Caps Sign Two More RFAs
With Thursday’s signings of restricted free agents David Steckel and Jamie Hunt, the Caps’ list of unsigned RFAs is now down to three: forwards Tomas Fleischmann and Jakub Klepis and defenseman John Erskine. Forward Brooks Laich and defenseman Milan Jurcina are also unsigned, but both will have their 2007-08 salaries determined through the arbitration process if they and the Caps are unable to come to terms sooner. Laich’s hearing is scheduled for July 23 and Jurcina’s for July 30.
Steckel’s deal is for two years. The center has a two-way deal for the first season and a one-way for the second. The 25-year-old native of West Bend, Wis. played four seasons at Ohio State before turning pro in 2004-05. A first-round (30th overall) draft choice of the Los Angeles Kings in the 2001 NHL Entry Draft, Steckel has appeared in a dozen NHL tilts with Washington over the past two seasons.
A key cog in Hershey’s drive to two consecutive Calder Cup final series and the Bears’ championship campaign in 2005-06, Steckel netted 30 goals and 61 points in 71 games for the Bears in 2006-07. He ran up those impressive offensive totals while being deployed mostly as a shutdown center, a guy whose line was frequently charged with the task of shutting down the opposition’s top forward trio.
Given the type of defensive responsibility he had in Hershey last season, Steckel’s plus-28 was a remarkable figure. He finished third in the league in that category and tied for the league lead with five shorthanded goals.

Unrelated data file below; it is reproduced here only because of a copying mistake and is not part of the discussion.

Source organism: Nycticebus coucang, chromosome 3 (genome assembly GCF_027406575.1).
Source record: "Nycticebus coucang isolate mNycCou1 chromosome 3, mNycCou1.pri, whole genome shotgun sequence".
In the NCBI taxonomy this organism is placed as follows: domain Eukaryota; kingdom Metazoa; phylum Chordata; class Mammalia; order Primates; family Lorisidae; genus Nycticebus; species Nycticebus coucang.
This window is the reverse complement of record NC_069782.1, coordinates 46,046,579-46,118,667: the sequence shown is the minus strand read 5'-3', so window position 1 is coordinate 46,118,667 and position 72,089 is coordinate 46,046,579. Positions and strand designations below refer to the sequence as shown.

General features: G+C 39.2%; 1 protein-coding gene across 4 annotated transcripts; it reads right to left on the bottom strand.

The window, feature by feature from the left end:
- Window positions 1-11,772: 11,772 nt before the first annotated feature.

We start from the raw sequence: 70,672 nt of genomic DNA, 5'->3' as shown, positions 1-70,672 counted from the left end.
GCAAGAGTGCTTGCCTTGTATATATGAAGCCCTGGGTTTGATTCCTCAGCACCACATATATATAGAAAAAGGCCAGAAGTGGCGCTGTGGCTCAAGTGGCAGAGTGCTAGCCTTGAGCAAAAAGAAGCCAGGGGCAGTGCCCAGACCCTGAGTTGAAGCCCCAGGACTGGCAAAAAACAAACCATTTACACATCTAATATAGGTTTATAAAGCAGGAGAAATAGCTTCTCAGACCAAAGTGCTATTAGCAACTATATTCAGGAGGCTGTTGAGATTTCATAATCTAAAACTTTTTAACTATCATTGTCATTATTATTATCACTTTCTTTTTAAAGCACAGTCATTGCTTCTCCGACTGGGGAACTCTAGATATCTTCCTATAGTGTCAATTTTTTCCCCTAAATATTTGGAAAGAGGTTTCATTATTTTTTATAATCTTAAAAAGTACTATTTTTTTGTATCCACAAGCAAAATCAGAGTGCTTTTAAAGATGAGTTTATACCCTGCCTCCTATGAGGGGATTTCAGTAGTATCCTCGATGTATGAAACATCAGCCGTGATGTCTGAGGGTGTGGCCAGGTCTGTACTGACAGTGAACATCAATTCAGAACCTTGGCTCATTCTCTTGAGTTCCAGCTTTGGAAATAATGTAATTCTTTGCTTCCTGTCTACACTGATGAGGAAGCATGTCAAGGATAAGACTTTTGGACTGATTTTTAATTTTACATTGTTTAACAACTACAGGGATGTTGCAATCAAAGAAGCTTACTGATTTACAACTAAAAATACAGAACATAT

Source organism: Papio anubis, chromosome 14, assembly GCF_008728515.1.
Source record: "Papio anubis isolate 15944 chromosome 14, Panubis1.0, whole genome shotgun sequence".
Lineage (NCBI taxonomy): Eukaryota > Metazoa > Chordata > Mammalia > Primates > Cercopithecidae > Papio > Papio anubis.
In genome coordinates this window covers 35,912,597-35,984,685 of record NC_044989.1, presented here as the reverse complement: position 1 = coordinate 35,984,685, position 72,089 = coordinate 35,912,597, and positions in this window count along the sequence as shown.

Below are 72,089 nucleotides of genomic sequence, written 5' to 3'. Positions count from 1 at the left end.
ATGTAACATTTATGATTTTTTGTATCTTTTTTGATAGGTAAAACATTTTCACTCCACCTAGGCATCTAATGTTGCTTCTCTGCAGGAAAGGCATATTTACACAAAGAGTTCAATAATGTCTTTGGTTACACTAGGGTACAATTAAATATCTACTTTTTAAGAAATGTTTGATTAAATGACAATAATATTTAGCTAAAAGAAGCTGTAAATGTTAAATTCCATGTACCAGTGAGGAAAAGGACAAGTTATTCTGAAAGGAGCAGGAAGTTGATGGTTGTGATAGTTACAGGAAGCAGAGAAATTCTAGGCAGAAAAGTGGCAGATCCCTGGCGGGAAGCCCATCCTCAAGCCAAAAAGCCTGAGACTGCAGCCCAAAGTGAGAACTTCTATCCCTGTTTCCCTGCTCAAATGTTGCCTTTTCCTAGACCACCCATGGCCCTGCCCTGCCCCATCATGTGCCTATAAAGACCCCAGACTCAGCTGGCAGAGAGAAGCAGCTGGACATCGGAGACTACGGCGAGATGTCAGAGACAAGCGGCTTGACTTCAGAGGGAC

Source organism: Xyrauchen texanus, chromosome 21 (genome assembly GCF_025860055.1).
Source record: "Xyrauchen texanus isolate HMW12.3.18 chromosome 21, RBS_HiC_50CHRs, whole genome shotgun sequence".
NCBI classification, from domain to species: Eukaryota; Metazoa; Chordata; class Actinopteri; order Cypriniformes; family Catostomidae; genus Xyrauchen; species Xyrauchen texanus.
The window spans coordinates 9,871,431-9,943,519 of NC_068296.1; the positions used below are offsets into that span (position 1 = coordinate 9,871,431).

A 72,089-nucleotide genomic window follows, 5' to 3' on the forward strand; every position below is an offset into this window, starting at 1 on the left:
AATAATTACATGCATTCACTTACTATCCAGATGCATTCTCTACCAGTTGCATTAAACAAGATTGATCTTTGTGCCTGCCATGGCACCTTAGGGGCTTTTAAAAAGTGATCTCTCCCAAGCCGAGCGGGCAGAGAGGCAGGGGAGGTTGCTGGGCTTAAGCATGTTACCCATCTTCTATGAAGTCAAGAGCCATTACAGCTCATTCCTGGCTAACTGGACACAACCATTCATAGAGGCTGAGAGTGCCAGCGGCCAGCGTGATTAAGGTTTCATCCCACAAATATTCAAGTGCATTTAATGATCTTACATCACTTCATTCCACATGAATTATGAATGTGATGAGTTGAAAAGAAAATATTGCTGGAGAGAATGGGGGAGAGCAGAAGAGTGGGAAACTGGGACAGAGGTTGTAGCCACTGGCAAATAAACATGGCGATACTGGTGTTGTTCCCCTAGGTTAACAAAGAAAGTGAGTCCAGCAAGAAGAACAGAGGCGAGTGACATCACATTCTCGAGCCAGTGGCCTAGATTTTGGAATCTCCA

During the Bears’ run to the Calder Cup championship in the spring of 2006, Steckel played on a tremendously effective shutdown line along with Boyd Gordon and Boyd Kane. With a right-handed centerman in Gordon and a lefty pivot in Steckel, Bears bench boss Bruce Boudreau had the supreme luxury of two quality centers on the same line. Regardless of whether face-offs were in the offensive or defensive zones, Boudreau used Gordon to take draws in the right circle and Steckel in the left. The system was very effective. Both players are excellent on the draw and their prowess in the circle enabled Hershey to win a number of key face-offs and to play more of a puck possession game, a style that favored its big-bodied bunch of forwards.
Washington might also be in a position of having riches up the middle in 2007-08. As the roster is currently constituted, it is not out of the realm of possibility that the Caps could have seven natural centers – Steckel, Laich, Gordon, Michael Nylander, Nicklas Backstrom, Viktor Kozlov and Brian Sutherby – dressed and in the lineup on the same night. In that scenario, three of Washington's four lines would have a pair of pivots. Coaches love the comfort of having two centers on a given line, and it’s far easier for a center to play on the wing than vice versa.
Gordon won 52% of his face-offs for the Caps last season. Steckel played in just five games, but was victorious in 65.1% of the face-offs he took in those contests.
Hunt is a 23-year-old defenseman who hails from Calgary. He played three seasons at Mercyhurst College before signing a free agent deal with Washington on Apr. 1, 2006. Last season was Hunt’s first as a pro. Injuries limited him to just 36 games with the Bears, and he totaled two goals and a dozen points with Hershey. Hunt also played in one game with Washington, getting the call and making his NHL debut at New Jersey on Dec. 29. That game in a Caps uniform gave him the distinction of being the first Mercyhurst player to play in the NHL.
Hunt was one of several impressive defensemen at last week’s summer development camp at Kettler Capitals Iceplex. He scored two goals in the last of four scrimmages held during the week.